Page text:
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El Salvador's president plans to create a 'Bitcoin City' at the base of an active volcano

El Salvador, the first country in the world to make bitcoin an official currency, announced plans to issue $1 billion in bitcoin-backed bonds in 2022, The Wall Street Journal reported Monday. The country will issue the novel 10-year bonds in partnership with Canadian digital assets infrastructure company Blockstream, using blockchain technology. President Nayib Bukele said over the weekend that some of the bond money will go toward building a "Bitcoin City" at the base of an active volcano. 

Bukele, the driving force behind El Salvador's big bet on cryptocurrency, said the oceanside Bitcoin City will get its revenue from a value-added tax, and the city will have no income, property, or capital gains taxes. "Invest here and earn all the money you want," Bukele said, in English, to a gathering of cryptocurrency enthusiasts at the Latin American Bitcoin and Blockchain Conference in El Salvador on Saturday night. 

Putting the city at the base of the Conchagua volcano was a conscious decision. Burkele said the city will also be emissions-free because it will get its power — notably for energy-intensive bitcoin mining — from the volcano's geothermal activity. The government already has a bitcoin mining pilot program using geothermal power from the Tecapa volcano, The Associated Press reports. Monday's Late Show joked the location could also be a trap to ensnare annoying cryptocurrency proselytizers.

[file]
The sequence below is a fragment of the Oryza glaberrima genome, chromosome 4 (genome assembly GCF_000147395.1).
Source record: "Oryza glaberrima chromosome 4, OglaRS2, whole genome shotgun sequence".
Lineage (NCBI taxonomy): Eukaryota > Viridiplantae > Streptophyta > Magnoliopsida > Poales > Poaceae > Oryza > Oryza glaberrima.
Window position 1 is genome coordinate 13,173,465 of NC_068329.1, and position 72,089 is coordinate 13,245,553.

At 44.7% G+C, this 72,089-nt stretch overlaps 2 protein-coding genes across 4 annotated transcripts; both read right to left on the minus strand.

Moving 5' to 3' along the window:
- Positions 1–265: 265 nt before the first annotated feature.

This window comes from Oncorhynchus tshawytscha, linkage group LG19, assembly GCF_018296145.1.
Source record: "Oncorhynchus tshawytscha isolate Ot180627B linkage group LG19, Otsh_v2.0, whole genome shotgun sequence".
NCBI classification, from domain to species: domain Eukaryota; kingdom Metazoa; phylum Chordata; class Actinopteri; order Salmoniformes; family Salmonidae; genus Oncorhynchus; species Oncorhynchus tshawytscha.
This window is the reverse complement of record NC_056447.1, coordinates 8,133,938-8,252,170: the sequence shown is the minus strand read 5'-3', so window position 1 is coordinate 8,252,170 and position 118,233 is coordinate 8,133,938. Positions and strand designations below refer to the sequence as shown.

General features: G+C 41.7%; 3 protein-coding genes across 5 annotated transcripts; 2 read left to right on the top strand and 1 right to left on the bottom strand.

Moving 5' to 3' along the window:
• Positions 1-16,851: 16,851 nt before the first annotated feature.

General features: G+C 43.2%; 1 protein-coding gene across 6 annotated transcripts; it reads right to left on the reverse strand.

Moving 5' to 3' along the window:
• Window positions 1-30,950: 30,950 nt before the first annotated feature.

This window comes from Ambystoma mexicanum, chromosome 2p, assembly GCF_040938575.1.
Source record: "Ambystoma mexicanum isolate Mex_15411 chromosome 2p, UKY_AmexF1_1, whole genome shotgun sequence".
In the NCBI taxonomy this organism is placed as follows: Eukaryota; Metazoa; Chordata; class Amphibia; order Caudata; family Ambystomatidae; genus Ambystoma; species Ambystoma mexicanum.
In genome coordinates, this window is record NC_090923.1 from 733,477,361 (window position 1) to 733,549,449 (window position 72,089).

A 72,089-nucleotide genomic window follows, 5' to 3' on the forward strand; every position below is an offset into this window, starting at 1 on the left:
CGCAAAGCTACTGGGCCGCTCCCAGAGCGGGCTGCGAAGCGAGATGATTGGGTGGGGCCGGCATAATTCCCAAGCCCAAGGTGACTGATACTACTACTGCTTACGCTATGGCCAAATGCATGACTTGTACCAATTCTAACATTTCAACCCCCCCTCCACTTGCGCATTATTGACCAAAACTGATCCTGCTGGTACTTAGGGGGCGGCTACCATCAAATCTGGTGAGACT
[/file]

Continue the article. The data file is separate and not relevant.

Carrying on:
Bukele's plans for a crypto-utopia are serious, though — he said construction would start 60 days after the financing is available. Aside from the volcanic peril, "the plans to raise debt tied to bitcoin carry significant risks for a $26 billion economy that is highly indebted and faces high borrowing costs," the Journal reports.

El Salvador was in late-stage negotiations for a $1.3 billion financial aid program from the International Monetary Fund earlier this year, until Bukele's New Ideas party used its new control of congress to replace the attorney general and judges on the Constitutional Court in May, giving the party full control of the government. Analysts say the bitcoin bonds are one mechanism Bukele is auditioning to replace IMF assistance. The U.S. also announced it is shifting its foreign aid to nongovernmental organizations in El Salvador in response to Bukele's power consolidation.